It is well known that chronic hypoxia occurring at high altitudes increases hematocrit and causes pulmonary hypertension and right ventricular hypertrophy. In OSA, the exposure to hypoxia is intermittent rather than continuous. Experimental animals like Winstar rats, when exposed to alternating periods of hypoxia and normoxia twice per minute for eight hours per day for 5 weeks, to mimic the OSA in humans, showed rising hematocrit from day 7 onwards. There was also a significant increase in the right ventricular mass.7 Thus intermittent nocturnal hypoxemia due to obstructive sleep apnea causes pulmonary arterial hypertension and polycythemia. The triad of loud snoring, difficulty in breathing during sleep and sleep related breathing pauses is characteristic of OSA in most children. During wakefulness such children may appear either normal or have adenoid facies with mouth breathing. The spectrum of severity has been graded over a scale of 5 by Brouillette and Waters.8 The grade 5 severity represents cor-pulmonale, cardiomegaly and congestive cardiac failure. Our patient had grade 5 severity of OSA.















Figure-3: Post-operative Sleep Oximetry Graph

The hepatomegaly, splenomegaly, ascites and pedal edema seen in our patient were due to the long standing right heart failure. In adults, potentially lethal complications like cardiac arrhythmias, ischemic heart disease and stroke can also occur with OSA.9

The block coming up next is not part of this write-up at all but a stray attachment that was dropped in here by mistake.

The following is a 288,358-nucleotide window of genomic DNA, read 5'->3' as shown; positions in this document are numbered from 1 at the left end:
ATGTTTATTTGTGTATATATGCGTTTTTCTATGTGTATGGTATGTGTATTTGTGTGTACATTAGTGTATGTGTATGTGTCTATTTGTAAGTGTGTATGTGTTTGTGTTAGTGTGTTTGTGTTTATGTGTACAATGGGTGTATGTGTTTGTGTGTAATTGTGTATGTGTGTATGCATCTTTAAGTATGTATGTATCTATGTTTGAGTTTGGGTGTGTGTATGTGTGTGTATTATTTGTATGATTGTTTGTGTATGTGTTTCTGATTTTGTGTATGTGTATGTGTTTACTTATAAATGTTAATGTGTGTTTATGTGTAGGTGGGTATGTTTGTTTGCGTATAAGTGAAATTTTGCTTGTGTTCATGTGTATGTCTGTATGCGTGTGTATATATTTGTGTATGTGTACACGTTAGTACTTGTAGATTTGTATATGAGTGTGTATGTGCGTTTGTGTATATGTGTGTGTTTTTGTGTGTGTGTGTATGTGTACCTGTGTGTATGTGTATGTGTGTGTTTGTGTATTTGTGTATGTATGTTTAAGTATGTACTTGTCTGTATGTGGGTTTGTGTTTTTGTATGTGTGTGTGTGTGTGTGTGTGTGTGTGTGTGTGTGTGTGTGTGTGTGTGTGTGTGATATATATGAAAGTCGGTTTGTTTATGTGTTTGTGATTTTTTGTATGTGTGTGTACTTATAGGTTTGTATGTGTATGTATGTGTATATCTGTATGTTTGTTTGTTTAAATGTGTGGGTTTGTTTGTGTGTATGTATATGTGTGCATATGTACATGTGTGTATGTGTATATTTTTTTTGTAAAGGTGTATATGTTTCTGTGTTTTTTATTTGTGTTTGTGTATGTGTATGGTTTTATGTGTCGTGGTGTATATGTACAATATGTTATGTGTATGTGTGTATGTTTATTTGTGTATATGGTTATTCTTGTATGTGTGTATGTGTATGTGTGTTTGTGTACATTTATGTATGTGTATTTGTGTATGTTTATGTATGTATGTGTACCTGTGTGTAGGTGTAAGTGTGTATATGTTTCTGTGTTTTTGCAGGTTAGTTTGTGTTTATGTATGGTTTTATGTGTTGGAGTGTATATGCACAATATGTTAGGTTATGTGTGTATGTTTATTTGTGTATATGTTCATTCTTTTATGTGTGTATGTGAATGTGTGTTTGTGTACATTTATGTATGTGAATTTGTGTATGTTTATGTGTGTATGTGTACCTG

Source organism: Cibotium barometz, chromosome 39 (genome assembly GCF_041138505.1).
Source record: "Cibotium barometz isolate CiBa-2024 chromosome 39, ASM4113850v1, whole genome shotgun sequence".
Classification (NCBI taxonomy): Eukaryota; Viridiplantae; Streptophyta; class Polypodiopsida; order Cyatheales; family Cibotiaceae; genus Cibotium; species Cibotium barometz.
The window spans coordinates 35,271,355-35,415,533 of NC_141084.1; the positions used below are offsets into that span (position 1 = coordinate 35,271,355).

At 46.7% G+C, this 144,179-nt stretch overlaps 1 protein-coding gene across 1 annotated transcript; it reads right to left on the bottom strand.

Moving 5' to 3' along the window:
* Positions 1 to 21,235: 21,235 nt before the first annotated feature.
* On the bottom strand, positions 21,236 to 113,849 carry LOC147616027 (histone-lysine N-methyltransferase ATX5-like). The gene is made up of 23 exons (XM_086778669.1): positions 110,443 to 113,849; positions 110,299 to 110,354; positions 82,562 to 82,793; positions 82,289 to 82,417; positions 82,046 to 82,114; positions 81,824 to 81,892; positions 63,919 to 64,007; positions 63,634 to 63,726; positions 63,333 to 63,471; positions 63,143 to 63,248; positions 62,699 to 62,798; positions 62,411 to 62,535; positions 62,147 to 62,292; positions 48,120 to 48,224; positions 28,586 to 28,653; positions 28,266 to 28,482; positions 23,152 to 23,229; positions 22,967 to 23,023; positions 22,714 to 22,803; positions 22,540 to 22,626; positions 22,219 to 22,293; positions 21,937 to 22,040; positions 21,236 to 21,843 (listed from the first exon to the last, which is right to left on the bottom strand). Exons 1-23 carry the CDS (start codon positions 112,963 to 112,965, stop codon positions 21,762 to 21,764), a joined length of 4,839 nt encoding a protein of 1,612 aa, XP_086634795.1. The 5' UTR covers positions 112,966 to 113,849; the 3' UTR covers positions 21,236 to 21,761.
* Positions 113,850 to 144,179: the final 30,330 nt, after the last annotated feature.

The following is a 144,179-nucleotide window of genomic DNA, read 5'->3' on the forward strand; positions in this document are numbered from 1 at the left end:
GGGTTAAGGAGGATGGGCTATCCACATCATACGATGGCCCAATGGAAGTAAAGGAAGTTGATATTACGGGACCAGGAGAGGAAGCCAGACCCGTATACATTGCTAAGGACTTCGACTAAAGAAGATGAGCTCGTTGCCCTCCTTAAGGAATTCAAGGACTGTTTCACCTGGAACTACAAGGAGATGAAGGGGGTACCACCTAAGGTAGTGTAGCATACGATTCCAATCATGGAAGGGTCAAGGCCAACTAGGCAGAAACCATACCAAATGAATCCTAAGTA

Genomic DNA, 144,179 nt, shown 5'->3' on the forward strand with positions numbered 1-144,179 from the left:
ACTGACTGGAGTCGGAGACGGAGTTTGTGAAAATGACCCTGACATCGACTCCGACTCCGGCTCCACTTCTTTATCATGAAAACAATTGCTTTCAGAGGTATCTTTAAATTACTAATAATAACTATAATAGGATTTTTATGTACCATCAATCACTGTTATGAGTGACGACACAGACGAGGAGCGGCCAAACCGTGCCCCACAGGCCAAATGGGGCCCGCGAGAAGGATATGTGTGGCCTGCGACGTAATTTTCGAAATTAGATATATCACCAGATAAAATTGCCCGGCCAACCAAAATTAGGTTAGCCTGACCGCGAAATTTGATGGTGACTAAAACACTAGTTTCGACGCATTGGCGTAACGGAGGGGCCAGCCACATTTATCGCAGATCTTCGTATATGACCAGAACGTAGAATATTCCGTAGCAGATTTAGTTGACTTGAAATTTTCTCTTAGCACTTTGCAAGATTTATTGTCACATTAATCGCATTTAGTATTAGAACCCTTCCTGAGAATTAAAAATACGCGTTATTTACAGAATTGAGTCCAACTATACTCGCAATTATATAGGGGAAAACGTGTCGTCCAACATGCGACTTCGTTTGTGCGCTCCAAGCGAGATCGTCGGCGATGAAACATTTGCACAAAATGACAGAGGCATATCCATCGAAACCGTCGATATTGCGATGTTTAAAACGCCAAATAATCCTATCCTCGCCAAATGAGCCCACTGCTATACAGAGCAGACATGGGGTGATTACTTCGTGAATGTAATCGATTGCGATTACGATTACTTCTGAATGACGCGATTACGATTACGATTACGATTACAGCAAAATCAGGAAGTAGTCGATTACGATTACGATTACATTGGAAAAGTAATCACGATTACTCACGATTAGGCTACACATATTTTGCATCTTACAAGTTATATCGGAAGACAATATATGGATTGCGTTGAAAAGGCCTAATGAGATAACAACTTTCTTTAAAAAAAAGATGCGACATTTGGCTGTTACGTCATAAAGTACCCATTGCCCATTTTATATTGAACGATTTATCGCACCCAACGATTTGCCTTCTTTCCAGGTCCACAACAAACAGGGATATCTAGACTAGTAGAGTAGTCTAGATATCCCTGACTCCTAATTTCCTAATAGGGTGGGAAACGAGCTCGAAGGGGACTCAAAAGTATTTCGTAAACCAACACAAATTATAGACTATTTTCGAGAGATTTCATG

Gorur et al found children with OSA to have right ventricular hypertrophy when compared to controls.10 Sanner et al11 have shown that right heart failure can occur in OSA independent of lung disease and is thought to be due to reduced right ventricular ejection fraction and systolic dysfunction. In our patient the right ventricular dysfunction was mild (end diastolic pressure (edp) = 18 mmHg) and pulmonary arterial pressures were grossly elevated (Table-1). The right ventricular function returned to normal (edp = 6 mmHg) and drastic reduction in pulmonary arterial pressures were seen (Table -1) after tonsillectomy.

The massive tonsillar enlargement in our patient led to OSA with its attending repetitive hypoxia, secondary pulmonary hypertension and cardiac failure. Tonsillectomy removed the upper airway obstruction and led to complete reversal of these complications in 3 months time.

In summary, this case highlights the need for increased awareness among pediatricians and general practitioners of the possibility of OSA in children. A common pediatric problem like adenotonsillar hypertrophy could possibly lead to serious complications like severe pulmonary hypertension, cardiac failure and neurobehavioral problems.12 Emergency management would consist of tracheotomy which is certainly not a benign procedure. However definitive treatment would be of the underlying disease making tonsillectomy and adenoidectomy the mainstays of therapy in such cases.


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Address for Correspondence:

Dr. Mehnaz Atiq, Department of Paediatrics, The Aga Khan University Hospital, Stadium Road, P.O. Box 3500, Karachi-74800, Pakistan